Notice the promise at the very end of vs. 20. Jesus commissions His disciples with a massive task, worldwide evangelism. And then He promises His disciples, “And behold, I am with you always, to the end of the age.” You see, God is still with us. It’s not like Jesus exited stage left at His ascension, leaving us with the tools to build the church and figure it out on our own. “I have taught you all I can teach you, now it is up to you.” No! If anything, our situation has improved since Jesus left the earth. Jesus, speaking of the Holy Spirit, says in John 14:17, “He dwells with you and will be in you.” Do you see how Matthew 1:23 and Matthew 28:20 are bookends for the Gospel of Matthew? God was with us in the person of His Son, and He remains with us by His Spirit. Jesus ascended to heaven, but He is with us in the most intimate way possible, by indwelling us by His Spirit. You see, Jesus didn’t stop His ministry when He ascended to heaven. No. He continues His ministry through His people.
So we can encourage and exhort one another with the very words that God exhorted Isaiah with, “Be careful, be quiet, do not fear, and do not let your heart be faint.” Why? Because God is with us! He is with us! He hasn’t left us as orphans. “What have I to dread, what have I to fear, leaning on the everlasting arms? I have blessed peace with my Lord so near, leaning on the ever lasting arms!”
Friends, this is why you need to come to Wednesday night Bible study.
I know some of you can’t make it because of work. But you need to come if you can. I am not saying this to brow beat you. I am saying this because you are missing out on the presence of God. I am telling you that Wednesday night is like a free steak at Longhorn. Why wouldn’t you come? Why would you rob yourself of the presence of God? Sure,Matthew 18:20 is first and foremost about church discipline. Nonetheless, there is a principle in it, “Where two or more are gathered in my name, there am I among them” (Matthew 18:20). God with us! And there is a special presence when God’s people gather together for worship and prayer and to sit under the teaching of the word. I am just like you. I work a 10 hour day every Wednesday. I am beat at the end of the day every Wednesday. When I come to Bible Study I am just as tired and worn out as you. Usually my goal for Wednesday night—of no fault to the teaching or music or praying—is to not fall asleep. And yet no matter how tired I am, somewhere along the line—usually when the word is taught—God fills me up to overflowing. Sure, I leave the church building just as tired as I was when I got there, but my heart is filled with joy and thanksgiving. Why? Because God is with us. There is a special presence of God when His people gather under the preaching of His word. My friends, God is still with us today. He is with us this morning. He is here right now! He will be with us to the end of the age. What a blessed reality!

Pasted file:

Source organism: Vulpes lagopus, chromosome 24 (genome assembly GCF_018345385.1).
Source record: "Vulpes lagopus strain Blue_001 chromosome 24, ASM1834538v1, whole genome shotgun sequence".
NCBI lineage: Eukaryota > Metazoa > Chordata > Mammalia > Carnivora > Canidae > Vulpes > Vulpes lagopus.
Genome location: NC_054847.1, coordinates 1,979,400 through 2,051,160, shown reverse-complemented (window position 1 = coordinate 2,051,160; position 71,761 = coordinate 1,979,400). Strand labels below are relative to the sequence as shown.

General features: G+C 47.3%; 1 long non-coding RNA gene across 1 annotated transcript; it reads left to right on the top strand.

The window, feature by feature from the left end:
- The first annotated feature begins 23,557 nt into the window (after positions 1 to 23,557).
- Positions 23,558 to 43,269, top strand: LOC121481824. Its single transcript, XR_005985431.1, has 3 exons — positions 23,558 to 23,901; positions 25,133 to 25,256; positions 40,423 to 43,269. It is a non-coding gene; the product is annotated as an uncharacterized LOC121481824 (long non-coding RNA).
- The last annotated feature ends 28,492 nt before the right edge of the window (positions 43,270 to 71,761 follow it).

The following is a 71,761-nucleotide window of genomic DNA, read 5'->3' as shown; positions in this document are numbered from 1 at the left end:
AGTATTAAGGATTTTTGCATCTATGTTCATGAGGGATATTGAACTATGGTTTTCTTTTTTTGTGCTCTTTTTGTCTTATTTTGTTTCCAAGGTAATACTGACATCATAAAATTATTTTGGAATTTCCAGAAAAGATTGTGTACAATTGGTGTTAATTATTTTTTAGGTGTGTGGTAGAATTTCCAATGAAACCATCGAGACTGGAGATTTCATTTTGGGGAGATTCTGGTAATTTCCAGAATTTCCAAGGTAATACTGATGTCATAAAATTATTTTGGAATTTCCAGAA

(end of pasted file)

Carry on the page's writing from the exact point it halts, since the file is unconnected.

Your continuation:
You see, in the Old Testament God lived in a building, the temple, in the midst of His people. Things changed when Jesus came. When Jesus came God took up residence in the person of Jesus. But when Jesus ascended to the Father, what did He do? He poured out the Spirit. And now God no longer lives in a building, a literal temple, but in His people. Thus the church is referred to as “God’s temple” because “God’s spirit dwells in you” (1 Corinthians 3:16). So God is still with us, but in a more intimate way than ever before in the history of God’s dealings with man. God is no longer outside of us. He is no longer in a location outside of ourselves. No. He indwells us by His Spirit.
Jesus says, “I am with you always, to end of the age.” And He is with us by His Spirit, both as individuals and corporately. And so Jesus tells us that our situation is better now that He has gone. “I tell you the truth: it is to your advantage that I go away, for if I do not go away, the Helper will not come to you. But if I go, I will send him to you” (John 16:7). No. God is no longer with us in the physical person of Jesus. But He is with us by His Spirit. He is with us in the most intimate way possible. God sent His Son to die for us to make payment for our sins. But God did not stop there. No. He has actually taken up residence within us by His Spirit.
*An unedited sermon preached by Pastor Jimmy Snowden at Sovereign Grace Fellowship in Boscawen, NH on June 29, 2014. Click here to watch or listen to this sermon.
I am always glad to hear from readers. Just write me at jimmy.snowden [@] gmail.com.